We usually hear heart health being linked to oral health. But does this mean that heart disease can be prevented by taking good care of your mouth?
According to Heart Research Institute Canada, heart disease is one of the leading causes of death in Canada, claiming one life in every 7 minutes.
It’s yet to be proven that preventing gum disease also reduces the risk of heart diseases. However, their risk factors are similar. Add to that, there are several studies that suggest connection between gum disease and heart disease.
Research suggests that gum disease also increases a person’s risk of developing heart disease. According to Mayo Clinic, the mouth is full of bacteria and the majority of which is harmless. However, poor oral hygiene can encourage bacteria overgrowth. This can then lead to mouth infections such as gum disease.
Once bacteria reach the heart, they can cause inflammation. Bacteria can travel through the bloodstream and release toxins. On the other hand, diseases such as diabetes, which are also linked to oral disease, can also result in lowered body resistance against infection.
Taking certain medications can also impact saliva flow. And reduced saliva flow can also lower your mouth’s defenses against acids or microbial invasion. So during your dental checkups, be sure to advise us if you are taking any medications.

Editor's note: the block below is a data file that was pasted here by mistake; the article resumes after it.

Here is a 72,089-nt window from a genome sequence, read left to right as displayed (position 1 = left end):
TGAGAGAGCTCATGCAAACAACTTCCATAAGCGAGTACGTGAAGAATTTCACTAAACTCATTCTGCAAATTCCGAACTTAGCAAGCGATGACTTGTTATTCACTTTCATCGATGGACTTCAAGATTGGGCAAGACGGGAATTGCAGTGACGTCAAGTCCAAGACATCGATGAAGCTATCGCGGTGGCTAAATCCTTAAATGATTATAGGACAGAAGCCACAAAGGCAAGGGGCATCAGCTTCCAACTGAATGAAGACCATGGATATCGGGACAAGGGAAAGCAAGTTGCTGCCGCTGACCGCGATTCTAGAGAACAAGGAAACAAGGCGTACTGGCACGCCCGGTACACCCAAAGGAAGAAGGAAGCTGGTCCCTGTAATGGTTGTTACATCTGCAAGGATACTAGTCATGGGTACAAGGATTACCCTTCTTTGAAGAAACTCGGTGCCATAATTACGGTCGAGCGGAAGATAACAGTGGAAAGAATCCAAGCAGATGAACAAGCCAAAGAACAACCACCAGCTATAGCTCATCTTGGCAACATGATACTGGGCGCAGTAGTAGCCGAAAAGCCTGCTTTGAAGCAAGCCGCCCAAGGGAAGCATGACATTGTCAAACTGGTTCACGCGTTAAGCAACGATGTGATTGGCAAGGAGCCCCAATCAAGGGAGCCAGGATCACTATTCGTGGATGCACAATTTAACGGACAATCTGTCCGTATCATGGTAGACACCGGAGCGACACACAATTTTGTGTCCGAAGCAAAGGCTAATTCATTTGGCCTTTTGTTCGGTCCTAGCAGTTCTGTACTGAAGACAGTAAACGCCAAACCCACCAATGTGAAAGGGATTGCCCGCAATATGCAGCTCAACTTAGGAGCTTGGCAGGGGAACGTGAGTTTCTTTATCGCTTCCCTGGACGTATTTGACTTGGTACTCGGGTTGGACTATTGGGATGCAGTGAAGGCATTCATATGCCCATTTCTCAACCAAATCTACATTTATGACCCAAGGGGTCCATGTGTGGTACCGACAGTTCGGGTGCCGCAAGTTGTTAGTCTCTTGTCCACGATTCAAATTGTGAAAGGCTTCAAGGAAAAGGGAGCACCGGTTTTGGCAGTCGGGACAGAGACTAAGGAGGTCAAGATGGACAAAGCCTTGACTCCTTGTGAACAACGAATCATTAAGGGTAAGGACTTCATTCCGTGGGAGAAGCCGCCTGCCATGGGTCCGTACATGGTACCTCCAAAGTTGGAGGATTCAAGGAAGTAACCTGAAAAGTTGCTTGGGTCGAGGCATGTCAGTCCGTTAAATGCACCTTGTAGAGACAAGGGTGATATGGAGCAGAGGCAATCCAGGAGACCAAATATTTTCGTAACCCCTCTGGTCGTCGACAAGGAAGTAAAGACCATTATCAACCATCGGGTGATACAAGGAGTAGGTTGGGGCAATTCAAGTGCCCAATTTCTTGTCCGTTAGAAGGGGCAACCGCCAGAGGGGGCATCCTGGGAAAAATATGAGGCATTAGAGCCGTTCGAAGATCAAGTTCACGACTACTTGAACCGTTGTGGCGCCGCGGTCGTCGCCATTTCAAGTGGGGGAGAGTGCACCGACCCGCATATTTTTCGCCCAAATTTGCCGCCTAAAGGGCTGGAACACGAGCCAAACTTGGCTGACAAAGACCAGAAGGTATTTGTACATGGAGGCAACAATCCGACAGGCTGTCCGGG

Gum Disease Signs and Symptoms
A combination of the signs and symptoms listed below may indicate gum disease at its early stages. Let our team know right away should you notice any of the following.
- Red, swollen, and sore gums
- Bleeding or sensitive gums
- Pus around the teeth or gums
- Receding gums
- Persistent bad breath
- Loose teeth
Protecting Your Oral Health
Ensure good oral hygiene habits to keep your oral health protected.
- Always clean your mouth. Brush and floss daily to keep debris from lingering in your mouth. Spend at least 2 minutes when brushing and cover all areas of the mouth. If your brush is already frayed, grab a new one. Switch to a soft bristled toothbrush too in case you still haven’t.
- Watch what you eat. You don’t have to let go of sweets entirely. But try to trade your usual go-to desserts or snacks for something more tooth-friendly. Limit intake of acidic food and beverages and increase water consumption.
- Avoid smoking. Any form of tobacco is not good for your oral health. It can cause oral cancer and gum diseases. If you have been smoking, seek help from your loved ones or professionals so you can, step by step, take it out of your system.
- See your dentist regularly. Skipping or delaying can only cause dental issues to worsen. There’s help available for you if you feel anxious about getting your mouth checked. Should you see any oral health problem, don’t hesitate to get in touch with our dental team.
Although scientists are yet to fully understand the connection between oral health and heart health, good oral health is always necessary. Investing in a healthy mouth is investing in good overall health. So take good care of your mouth and always check it for signs of potential issues.